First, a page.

April proved to be another solid month for both Australian and international share markets, adding to the strong returns we’ve seen so far this year. The Australian share market returned 2.4% for April but was outperformed by global share markets that returned 4.6%. Global returns came from optimism about the ongoing China/US trade negotiations, good profit reporting in the US and expectations that increases to US interest rates are some way off. Bond markets were slightly positive, returning 0.3%, which was lower than recent months. Global listed property markets had a negative return for the month, but over 12 months have had a very strong 20.0% return.
Evidence that the US economy is in very good shape continues to pile up and pushed markets higher. The US economy is growing at an annualised rate of 3.2% in the first quarter, nearly one percent stronger than expected. The manufacturing and services sectors are continuing to enjoy strong growth, and new jobs are being added at a healthy pace. A continued low inflation outlook has also provided a boost to share markets in 2019. Wage growth has started to pick up in the US (see chart below), but inflation in the US remains low overall which is keeping interest rates on hold for now.
If wages continue to rise, it will likely give the US Federal Reserve some reason to raise interest rates, but for now markets seem content that the possibility of rates increasing soon is quite low. Over the course of the month US shares rose by a little over 4%, bringing the total gains this year to over 18%.
European share markets experienced similar gains overall, with key markets such as Germany returning more than 7%. However, as has been the case in previous months, while the eurozone economy is stable it is looking far less robust than the United States. The manufacturing sector is lacklustre and unemployment remains higher than governments would like. This all leads to the expectation of interest rates in Europe staying very low for some time. As expected the European Central Bank left rates on hold in April.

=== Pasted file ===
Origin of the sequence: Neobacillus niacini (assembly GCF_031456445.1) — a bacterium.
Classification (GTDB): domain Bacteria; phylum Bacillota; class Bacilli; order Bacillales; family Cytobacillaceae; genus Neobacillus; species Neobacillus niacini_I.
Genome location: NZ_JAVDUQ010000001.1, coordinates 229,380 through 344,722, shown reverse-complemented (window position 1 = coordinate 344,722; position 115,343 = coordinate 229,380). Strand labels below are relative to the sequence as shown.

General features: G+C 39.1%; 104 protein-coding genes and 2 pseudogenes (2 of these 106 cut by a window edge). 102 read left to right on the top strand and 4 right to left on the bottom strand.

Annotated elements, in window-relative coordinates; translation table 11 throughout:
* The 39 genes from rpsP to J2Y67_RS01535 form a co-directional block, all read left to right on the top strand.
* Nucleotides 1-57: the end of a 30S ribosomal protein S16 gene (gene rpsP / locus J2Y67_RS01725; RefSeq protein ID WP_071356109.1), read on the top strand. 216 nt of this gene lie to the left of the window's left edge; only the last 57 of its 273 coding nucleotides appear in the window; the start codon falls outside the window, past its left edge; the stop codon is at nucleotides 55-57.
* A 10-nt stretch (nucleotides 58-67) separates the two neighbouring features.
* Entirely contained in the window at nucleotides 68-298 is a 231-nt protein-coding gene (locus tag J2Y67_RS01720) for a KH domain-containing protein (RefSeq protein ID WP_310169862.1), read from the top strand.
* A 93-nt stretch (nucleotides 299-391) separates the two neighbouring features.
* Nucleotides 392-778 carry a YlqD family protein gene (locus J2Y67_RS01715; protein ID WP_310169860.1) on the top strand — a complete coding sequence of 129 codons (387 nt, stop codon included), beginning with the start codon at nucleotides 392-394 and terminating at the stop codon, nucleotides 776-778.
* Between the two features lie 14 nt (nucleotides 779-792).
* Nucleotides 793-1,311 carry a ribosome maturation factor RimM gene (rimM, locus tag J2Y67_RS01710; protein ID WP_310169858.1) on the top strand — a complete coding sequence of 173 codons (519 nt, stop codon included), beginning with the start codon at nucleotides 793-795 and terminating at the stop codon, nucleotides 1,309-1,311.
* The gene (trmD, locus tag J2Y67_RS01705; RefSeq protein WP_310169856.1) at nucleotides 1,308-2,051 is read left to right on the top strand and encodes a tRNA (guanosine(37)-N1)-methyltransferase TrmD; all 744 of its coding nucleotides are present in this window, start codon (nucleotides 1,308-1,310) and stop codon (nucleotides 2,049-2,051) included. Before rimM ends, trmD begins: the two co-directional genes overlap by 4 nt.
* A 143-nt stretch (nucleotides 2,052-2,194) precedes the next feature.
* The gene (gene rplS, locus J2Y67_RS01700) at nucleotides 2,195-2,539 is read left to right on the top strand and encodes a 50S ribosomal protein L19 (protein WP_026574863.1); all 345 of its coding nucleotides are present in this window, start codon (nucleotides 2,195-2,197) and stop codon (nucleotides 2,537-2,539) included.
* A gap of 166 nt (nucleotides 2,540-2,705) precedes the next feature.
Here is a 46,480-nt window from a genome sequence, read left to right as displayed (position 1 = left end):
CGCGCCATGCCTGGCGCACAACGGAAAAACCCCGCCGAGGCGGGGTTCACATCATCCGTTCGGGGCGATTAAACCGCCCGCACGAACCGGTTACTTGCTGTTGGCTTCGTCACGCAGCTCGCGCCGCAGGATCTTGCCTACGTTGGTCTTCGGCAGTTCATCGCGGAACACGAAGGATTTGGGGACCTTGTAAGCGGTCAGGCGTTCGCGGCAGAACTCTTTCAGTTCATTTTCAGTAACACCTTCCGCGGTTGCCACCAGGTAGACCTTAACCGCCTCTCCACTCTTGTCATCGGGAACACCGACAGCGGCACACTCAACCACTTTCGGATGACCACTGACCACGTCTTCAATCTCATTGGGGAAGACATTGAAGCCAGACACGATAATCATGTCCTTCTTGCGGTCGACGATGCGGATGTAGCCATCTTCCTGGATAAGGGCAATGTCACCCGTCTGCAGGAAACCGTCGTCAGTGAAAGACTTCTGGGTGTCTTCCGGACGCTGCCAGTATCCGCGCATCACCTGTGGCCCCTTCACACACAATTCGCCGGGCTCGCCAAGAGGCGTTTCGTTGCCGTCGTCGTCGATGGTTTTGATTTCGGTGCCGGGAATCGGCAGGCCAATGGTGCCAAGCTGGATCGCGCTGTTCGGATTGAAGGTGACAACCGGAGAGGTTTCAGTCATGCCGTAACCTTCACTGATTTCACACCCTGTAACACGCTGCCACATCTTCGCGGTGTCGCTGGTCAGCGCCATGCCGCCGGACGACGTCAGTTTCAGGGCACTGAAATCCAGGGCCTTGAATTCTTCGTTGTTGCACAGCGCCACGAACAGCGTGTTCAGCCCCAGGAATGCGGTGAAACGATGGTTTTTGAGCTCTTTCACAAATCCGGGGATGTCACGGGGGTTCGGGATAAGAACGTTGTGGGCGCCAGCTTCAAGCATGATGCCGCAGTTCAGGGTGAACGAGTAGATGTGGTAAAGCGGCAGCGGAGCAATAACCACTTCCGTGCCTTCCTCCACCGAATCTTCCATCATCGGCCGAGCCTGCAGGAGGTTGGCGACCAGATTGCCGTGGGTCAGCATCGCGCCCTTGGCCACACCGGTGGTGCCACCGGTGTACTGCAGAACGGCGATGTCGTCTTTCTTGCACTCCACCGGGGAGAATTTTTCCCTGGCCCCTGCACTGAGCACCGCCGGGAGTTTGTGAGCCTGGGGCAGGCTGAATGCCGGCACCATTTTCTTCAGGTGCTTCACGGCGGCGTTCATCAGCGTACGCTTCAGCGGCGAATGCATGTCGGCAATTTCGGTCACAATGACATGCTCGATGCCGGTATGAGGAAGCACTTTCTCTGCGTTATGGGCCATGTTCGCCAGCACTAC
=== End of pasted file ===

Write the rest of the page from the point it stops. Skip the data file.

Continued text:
The flow of Brexit and UK related news died down somewhat since the deadline for Brexit was postponed to 31 October. The economy however continues to show signs of surprising strength, with manufacturing strengthening further and unemployment at a record low 3.9%. Some of these results may be attributed to consumers bringing forward spending in the lead up to the nation’s withdrawal from the European Union, so it will be interesting to see how things develop over the next few months. The UK share market returned 2.3% over the month.
Economic data out of China remained good over the month with the manufacturing sector continuing to strengthen. However, Chinese shares underperformed compared to major developed markets because of concerns about the slowness of trade negotiations with the US and some withdrawal of spending by the Chinese government. Historically one of the main strengths of the Chinese economy is its tendency to receive meaningful government support when necessary, and in a timely manner.
Although markets were spooked in April, it’s worth noting that just as support can be withdrawn rapidly from the economy, so too can it be added back quickly, and overall the economy is still on track to grow at a much faster pace than developed economies.
After a disappointing December quarter, consistent strength and solid returns in share markets over the first four months of 2019 surprised many. This highlights the importance of setting and sticking to a long term investment strategy during bouts of volatility.
Given the sharp rise in share markets so far in 2019, they are susceptible to a correction in the short term, but the longer term picture still looks reasonable with corporate profits in the US remaining strong. The Australian share market may be a bit more volatile leading up to the Federal election, but no matter who wins, it is not expected that it will have a material impact on share markets over the medium term.
1 Bloomberg Finance L.P. Past performance should not be regarded as an indication of future performance.
2 US Bureau of Labour Statistics, Bloomberg Finance L.P.
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